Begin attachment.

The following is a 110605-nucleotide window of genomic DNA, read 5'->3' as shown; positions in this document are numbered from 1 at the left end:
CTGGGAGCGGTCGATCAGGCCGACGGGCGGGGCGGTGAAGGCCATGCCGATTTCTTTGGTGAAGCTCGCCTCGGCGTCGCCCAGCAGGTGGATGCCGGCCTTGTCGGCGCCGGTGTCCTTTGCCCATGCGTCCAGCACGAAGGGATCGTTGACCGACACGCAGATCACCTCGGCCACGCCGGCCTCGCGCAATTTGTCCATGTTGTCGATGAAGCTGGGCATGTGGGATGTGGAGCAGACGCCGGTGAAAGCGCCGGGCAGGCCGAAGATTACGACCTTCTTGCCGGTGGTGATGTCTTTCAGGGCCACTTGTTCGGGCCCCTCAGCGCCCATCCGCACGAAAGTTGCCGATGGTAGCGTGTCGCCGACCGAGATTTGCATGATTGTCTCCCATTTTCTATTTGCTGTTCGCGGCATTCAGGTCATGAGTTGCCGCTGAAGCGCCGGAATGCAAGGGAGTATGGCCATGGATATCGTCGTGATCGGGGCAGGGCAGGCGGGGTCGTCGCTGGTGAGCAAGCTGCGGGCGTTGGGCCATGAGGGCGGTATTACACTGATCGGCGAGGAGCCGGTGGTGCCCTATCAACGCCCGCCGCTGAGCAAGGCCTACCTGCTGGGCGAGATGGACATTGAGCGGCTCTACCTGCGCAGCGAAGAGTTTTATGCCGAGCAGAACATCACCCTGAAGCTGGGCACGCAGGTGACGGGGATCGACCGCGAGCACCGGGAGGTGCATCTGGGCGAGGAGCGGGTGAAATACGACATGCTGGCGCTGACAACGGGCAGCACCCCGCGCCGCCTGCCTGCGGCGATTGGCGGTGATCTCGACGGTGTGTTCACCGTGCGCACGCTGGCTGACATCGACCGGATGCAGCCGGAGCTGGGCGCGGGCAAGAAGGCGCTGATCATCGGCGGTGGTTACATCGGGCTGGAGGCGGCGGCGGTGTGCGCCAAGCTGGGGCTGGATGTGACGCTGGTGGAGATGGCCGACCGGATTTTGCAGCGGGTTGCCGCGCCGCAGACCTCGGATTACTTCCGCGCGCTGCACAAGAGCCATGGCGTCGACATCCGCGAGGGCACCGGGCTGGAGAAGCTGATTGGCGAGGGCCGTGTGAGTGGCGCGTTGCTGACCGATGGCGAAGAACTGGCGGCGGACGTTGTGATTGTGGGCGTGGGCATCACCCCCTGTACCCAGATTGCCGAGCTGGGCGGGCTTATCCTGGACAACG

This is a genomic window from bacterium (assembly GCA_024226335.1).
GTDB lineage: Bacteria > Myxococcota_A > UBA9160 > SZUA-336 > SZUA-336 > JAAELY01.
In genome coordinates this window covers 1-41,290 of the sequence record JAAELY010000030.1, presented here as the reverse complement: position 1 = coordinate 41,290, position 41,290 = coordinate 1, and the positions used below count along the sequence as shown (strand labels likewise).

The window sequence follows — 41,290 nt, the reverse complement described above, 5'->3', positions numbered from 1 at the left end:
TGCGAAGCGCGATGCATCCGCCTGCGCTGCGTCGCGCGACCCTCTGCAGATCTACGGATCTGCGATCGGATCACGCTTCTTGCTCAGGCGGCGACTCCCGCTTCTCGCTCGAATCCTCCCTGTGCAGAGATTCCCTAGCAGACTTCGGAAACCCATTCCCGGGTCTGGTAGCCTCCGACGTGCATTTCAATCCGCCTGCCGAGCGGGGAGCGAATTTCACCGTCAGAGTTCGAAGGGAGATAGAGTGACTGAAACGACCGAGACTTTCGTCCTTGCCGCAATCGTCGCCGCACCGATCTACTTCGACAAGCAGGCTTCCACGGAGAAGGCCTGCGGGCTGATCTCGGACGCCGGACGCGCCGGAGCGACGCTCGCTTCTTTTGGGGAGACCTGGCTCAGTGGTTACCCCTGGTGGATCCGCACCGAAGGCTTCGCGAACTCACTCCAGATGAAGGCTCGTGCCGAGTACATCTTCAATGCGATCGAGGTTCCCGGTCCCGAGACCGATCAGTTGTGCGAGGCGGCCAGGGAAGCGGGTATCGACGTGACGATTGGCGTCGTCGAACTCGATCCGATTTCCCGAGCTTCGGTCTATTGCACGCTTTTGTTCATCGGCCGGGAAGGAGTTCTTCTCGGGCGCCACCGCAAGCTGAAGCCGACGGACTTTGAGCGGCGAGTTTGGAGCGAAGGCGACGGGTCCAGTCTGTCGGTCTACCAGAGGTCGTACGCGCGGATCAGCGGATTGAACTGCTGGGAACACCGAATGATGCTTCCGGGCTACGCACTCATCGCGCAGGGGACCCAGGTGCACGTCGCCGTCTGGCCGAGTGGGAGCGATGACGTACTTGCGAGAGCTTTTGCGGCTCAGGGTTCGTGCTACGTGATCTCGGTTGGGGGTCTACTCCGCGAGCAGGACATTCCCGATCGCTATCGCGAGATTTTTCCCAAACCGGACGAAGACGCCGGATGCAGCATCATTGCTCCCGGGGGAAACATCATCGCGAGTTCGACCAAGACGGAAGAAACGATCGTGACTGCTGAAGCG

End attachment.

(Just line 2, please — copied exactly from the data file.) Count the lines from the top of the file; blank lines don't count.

CTGGGAGCGGTCGATCAGGCCGACGGGCGGGGCGGTGAAGGCCATGCCGATTTCTTTGGTGAAGCTCGCCTCGGCGTCGCCCAGCAGGTGGATGCCGGCCTTGTCGGCGCCGGTGTCCTTTGCCCATGCGTCCAGCACGAAGGGATCGTTGACCGACACGCAGATCACCTCGGCCACGCCGGCCTCGCGCAATTTGTCCATGTTGTCGATGAAGCTGGGCATGTGGGATGTGGAGCAGACGCCGGTGAAAGCGCCGGGCAGGCCGAAGATTACGACCTTCTTGCCGGTGGTGATGTCTTTCAGGGCCACTTGTTCGGGCCCCTCAGCGCCCATCCGCACGAAAGTTGCCGATGGTAGCGTGTCGCCGACCGAGATTTGCATGATTGTCTCCCATTTTCTATTTGCTGTTCGCGGCATTCAGGTCATGAGTTGCCGCTGAAGCGCCGGAATGCAAGGGAGTATGGCCATGGATATCGTCGTGATCGGGGCAGGGCAGGCGGGGTCGTCGCTGGTGAGCAAGCTGCGGGCGTTGGGCCATGAGGGCGGTATTACACTGATCGGCGAGGAGCCGGTGGTGCCCTATCAACGCCCGCCGCTGAGCAAGGCCTACCTGCTGGGCGAGATGGACATTGAGCGGCTCTACCTGCGCAGCGAAGAGTTTTATGCCGAGCAGAACATCACCCTGAAGCTGGGCACGCAGGTGACGGGGATCGACCGCGAGCACCGGGAGGTGCATCTGGGCGAGGAGCGGGTGAAATACGACATGCTGGCGCTGACAACGGGCAGCACCCCGCGCCGCCTGCCTGCGGCGATTGGCGGTGATCTCGACGGTGTGTTCACCGTGCGCACGCTGGCTGACATCGACCGGATGCAGCCGGAGCTGGGCGCGGGCAAGAAGGCGCTGATCATCGGCGGTGGTTACATCGGGCTGGAGGCGGCGGCGGTGTGCGCCAAGCTGGGGCTGGATGTGACGCTGGTGGAGATGGCCGACCGGATTTTGCAGCGGGTTGCCGCGCCGCAGACCTCGGATTACTTCCGCGCGCTGCACAAGAGCCATGGCGTCGACATCCGCGAGGGCACCGGGCTGGAGAAGCTGATTGGCGAGGGCCGTGTGAGTGGCGCGTTGCTGACCGATGGCGAAGAACTGGCGGCGGACGTTGTGATTGTGGGCGTGGGCATCACCCCCTGTACCCAGATTGCCGAGCTGGGCGGGCTTATCCTGGACAACG